However, not all is lost. I am sure that these Type 45s are fast enough that Gordon Brown can go waterskiing behind one.
...to spend the money on. A billion quid is about the cost of a good sized Las Vegas casino-resort, which would employ far more people for a much longer time, and perhaps earn a bit of money on the side. BAE's research efforts could be redeployed to do something about improving the weather - not much chance they'll succeed, but what's new about that?
Unless you are an accountant for BAe and are laughing all the way to the bank.
Paris - because she's unarmed and has been known to be full of semen.
They also had four 4.5 inch guns, and some of them traded two of those in for four Exocets.
They also had SeaCat for self defence.
So although built around that Sea Slug they proved to some degree adaptable. The nuclear tipped Sea Slug might have been a bit hairy though - just as well we didn't go that route.
No point blaming BAE. The MoD mandated the use of Sea Viper.
BAE has actually done quite well staying within budget. Cost and time over runs are mainly due to the MoD changing the spec and budget every 2 weeks.
One can always try unarmed hostility.
As best I can remember the Aegis system's only test in combat involved shooting down a commercial airliner. (In level flight, not on a course that threatened the ship.) No doubt it is capable of more challenging targets.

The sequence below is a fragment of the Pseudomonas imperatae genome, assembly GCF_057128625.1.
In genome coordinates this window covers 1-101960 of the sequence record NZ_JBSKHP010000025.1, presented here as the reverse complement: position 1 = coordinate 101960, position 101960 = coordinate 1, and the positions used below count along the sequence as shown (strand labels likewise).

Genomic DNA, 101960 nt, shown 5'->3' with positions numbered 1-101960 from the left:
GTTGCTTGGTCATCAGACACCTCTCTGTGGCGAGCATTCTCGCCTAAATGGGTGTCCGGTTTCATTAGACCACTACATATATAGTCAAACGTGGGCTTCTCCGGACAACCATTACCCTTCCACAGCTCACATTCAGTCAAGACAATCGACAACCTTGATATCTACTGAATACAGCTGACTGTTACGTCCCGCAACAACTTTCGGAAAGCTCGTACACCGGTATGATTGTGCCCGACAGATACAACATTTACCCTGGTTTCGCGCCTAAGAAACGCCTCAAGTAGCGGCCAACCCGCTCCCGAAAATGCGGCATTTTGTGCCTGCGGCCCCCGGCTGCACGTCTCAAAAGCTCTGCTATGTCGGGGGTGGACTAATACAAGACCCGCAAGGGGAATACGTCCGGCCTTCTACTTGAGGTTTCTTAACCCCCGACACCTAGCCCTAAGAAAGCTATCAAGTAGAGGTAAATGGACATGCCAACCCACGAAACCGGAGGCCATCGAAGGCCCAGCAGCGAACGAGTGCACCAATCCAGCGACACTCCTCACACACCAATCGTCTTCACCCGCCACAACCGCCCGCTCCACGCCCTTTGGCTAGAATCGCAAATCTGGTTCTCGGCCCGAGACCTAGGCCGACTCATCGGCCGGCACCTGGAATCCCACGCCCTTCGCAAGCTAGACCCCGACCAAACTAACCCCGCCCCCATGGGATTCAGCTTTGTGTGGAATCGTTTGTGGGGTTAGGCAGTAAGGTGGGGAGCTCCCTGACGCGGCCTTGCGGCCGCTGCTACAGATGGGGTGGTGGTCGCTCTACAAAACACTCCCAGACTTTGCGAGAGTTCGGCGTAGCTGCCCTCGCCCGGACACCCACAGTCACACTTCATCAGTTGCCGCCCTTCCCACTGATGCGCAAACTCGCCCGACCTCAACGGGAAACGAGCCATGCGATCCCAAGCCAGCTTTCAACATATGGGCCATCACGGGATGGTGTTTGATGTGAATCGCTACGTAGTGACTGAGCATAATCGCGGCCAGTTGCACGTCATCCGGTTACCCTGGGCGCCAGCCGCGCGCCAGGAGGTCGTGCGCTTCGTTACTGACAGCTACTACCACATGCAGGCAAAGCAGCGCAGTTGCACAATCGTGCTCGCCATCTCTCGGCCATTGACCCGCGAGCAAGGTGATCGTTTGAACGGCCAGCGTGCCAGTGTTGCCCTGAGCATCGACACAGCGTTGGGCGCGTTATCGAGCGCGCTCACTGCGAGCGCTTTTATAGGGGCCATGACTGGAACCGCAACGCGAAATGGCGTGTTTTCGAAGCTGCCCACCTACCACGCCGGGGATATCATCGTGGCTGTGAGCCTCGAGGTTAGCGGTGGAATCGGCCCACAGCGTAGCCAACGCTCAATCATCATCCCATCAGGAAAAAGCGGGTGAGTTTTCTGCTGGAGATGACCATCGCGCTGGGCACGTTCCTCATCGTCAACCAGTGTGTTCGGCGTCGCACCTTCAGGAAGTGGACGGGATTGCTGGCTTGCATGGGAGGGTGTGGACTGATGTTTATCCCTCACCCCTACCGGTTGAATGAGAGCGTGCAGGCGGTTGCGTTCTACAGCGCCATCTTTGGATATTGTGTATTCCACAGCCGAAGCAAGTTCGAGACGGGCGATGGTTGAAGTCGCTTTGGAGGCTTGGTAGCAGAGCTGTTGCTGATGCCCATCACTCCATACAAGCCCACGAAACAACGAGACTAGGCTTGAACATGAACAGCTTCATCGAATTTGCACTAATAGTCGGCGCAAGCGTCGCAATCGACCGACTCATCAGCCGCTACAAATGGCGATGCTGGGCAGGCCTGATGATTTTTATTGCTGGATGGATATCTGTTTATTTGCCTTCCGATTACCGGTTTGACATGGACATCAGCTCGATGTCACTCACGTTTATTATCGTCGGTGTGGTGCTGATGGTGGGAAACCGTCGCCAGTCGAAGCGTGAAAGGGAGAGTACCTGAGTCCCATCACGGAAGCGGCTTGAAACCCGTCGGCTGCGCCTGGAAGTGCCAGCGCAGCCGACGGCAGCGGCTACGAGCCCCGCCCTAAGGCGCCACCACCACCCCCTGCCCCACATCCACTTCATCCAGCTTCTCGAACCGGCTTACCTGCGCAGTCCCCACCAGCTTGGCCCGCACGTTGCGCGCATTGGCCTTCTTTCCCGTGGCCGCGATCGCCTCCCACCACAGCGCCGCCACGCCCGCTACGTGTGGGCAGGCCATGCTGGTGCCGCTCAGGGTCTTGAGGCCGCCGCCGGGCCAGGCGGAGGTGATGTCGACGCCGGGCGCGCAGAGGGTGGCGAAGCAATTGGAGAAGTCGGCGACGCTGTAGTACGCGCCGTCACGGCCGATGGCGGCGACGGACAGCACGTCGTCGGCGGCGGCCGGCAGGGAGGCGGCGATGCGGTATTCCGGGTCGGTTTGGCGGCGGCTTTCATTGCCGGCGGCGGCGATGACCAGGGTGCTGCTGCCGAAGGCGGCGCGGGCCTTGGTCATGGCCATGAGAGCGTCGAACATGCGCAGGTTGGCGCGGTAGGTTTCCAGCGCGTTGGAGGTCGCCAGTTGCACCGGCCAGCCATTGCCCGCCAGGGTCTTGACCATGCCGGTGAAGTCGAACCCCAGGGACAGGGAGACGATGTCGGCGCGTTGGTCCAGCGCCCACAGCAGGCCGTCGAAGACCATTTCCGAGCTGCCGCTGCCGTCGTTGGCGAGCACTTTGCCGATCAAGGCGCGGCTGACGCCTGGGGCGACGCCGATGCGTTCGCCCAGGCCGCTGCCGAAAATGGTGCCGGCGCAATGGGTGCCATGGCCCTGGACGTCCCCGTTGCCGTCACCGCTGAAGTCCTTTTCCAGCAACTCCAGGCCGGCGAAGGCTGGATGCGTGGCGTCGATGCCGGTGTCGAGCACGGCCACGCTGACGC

Ah yes, the British Bobbies of the sea. Unarmed and friendly service to an ocean near you.
How many billions have the companies involved suckered out of the taxpayer now?
Likelihood of criminal charges: 0.0.
Likelihood of anyone being held responsible: 0.0.
Likelihood of another bumper profit year for the companies involved: 1.0
And that's all.
...... read Mark Thomas's "As used on the famous Nelson Mandela". Very funny, but also very disturbing. Buy it for yourself for Xmas! Then read "IBM and the Holocaust".
Whats the fuss ? These things only exist so that Idiot Jeremy Clarkson can have some sort of dumb challenge when he pits it with the latest 900 bhp Ferrari (City Bonus) Craptroni.
Actually while im on the subject BBC2 Top Gear is nothing but a shopping channel for thieving bonus driven Bankers and Thick Footballers.
Maybe the MoD has got wary of purchasing cheap US kit, only to find that they have equipment that they cannot maintain or improve: